Print 15 comment(s) - last by TakinYourPoint.. on Mar 5 at 2:25 AM

That's about 140 employees

Logitech's new CEO has clearly been busy, as a new company-wide reorganization plan has been laid out -- and it includes a number of layoffs.

Logitech plans to lay off 5 percent of its worldwide workforce, which is about 140 employees. This decision will give the company a charge of $12 million to $14 million in the fourth quarter of the 2013 fiscal year.

By doing this, Logitech hopes to place more focus on its key businesses, including PC accessories and mobile products. Logitech, like most tech companies, is realizing that the PC market is slowing substantially in favor of mobile devices like smartphones and tablets. Hence, moving along with this trend will help it during its troubling times.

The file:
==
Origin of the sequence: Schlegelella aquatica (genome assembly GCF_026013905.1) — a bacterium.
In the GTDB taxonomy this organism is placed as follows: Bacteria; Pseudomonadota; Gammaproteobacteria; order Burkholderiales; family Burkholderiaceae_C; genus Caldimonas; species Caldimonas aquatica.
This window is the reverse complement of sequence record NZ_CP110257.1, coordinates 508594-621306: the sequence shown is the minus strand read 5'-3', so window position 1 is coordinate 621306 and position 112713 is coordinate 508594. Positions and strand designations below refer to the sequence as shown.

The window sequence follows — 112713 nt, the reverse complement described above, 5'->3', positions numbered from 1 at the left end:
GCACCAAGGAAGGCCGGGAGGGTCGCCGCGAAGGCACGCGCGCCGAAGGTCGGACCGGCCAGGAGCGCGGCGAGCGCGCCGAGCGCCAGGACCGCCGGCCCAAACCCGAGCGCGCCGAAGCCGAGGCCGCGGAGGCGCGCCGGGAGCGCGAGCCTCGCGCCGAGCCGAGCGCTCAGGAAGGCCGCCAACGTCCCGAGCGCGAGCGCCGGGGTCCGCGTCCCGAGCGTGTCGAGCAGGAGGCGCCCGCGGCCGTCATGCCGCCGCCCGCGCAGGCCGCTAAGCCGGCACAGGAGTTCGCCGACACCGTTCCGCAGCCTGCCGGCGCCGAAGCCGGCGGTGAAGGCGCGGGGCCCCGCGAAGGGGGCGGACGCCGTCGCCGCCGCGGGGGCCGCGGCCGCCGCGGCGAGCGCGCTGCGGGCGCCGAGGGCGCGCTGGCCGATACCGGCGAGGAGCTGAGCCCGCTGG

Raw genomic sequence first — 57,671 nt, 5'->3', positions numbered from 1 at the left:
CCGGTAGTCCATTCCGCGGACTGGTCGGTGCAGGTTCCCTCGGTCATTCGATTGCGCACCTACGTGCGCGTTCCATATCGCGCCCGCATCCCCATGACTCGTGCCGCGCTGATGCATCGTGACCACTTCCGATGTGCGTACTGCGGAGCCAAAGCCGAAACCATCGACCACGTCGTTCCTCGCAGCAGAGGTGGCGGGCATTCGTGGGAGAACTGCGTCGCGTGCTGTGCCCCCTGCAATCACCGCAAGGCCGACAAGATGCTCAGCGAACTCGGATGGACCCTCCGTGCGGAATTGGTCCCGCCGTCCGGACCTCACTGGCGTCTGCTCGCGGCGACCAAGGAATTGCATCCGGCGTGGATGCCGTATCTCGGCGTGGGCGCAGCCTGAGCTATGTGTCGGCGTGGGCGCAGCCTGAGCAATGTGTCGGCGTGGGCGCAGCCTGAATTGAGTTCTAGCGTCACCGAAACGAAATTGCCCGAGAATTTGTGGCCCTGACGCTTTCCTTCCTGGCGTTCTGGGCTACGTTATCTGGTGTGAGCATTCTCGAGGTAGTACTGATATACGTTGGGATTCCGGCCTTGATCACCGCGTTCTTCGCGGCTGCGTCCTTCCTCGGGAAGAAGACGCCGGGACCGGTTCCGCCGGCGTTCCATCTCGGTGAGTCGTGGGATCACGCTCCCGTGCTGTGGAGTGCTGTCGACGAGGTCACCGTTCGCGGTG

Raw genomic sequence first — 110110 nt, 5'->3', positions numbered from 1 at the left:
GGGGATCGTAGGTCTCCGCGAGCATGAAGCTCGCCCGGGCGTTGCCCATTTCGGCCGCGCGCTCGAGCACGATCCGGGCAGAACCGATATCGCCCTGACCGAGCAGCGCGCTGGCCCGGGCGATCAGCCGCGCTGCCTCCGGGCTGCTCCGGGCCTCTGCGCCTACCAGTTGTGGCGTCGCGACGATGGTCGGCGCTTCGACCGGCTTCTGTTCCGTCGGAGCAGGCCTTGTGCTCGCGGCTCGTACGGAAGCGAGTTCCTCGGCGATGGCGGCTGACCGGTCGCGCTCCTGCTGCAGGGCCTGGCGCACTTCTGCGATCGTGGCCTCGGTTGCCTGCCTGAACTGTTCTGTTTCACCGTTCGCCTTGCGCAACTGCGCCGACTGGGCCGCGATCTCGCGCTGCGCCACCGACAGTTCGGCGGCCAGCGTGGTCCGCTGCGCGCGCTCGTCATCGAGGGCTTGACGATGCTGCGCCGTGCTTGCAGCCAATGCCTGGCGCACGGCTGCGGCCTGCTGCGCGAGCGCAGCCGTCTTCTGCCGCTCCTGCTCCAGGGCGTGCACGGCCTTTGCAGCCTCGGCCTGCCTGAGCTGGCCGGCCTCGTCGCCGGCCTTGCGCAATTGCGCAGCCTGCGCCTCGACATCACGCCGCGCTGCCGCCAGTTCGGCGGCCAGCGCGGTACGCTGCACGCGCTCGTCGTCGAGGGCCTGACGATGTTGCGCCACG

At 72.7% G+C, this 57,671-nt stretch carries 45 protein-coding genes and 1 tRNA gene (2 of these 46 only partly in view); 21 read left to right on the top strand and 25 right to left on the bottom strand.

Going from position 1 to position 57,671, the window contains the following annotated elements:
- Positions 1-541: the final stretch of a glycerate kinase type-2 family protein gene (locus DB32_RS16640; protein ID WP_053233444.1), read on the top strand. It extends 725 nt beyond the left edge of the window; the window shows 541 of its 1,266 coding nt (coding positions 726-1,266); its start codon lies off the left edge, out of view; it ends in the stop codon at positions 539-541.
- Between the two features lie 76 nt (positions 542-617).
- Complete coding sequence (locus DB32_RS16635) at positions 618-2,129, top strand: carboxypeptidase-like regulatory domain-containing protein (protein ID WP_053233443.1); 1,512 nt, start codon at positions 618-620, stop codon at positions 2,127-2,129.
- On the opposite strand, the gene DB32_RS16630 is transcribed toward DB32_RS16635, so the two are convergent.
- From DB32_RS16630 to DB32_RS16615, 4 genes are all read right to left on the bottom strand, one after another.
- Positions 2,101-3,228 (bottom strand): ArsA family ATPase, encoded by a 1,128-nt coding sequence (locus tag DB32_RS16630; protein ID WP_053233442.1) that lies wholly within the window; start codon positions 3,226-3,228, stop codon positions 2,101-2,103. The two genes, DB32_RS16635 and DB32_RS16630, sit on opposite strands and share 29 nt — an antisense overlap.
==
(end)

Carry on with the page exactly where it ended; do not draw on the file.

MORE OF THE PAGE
“As we align the organization with our strategy to become a faster, more profitable company, we have also created opportunities to become more focused, improve operational effectiveness and even deliver additional cost savings that will contribute to improved profitability,” said Bracken P. Darrell, Logitech president and chief executive officer. “These actions support our goals to develop outstanding mobility- and PC-related products, streamline our cost structure and achieve faster times to market.”

Logitech is undoubtedly in a bit of a slump after posting an operating loss of $180 million on sales of $615 million during the fiscal third quarter.

Source: Logitech

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By raphd on 3/2/2013 6:50:45 PM , Rating: 2
that could explains why the keyboard I just bought was $80. Pass the cost of the failing company onto the consumer

RE: really
By TakinYourPoints on 3/4/2013 9:45:53 AM , Rating: 2
Its all low grade membrane keyboards too.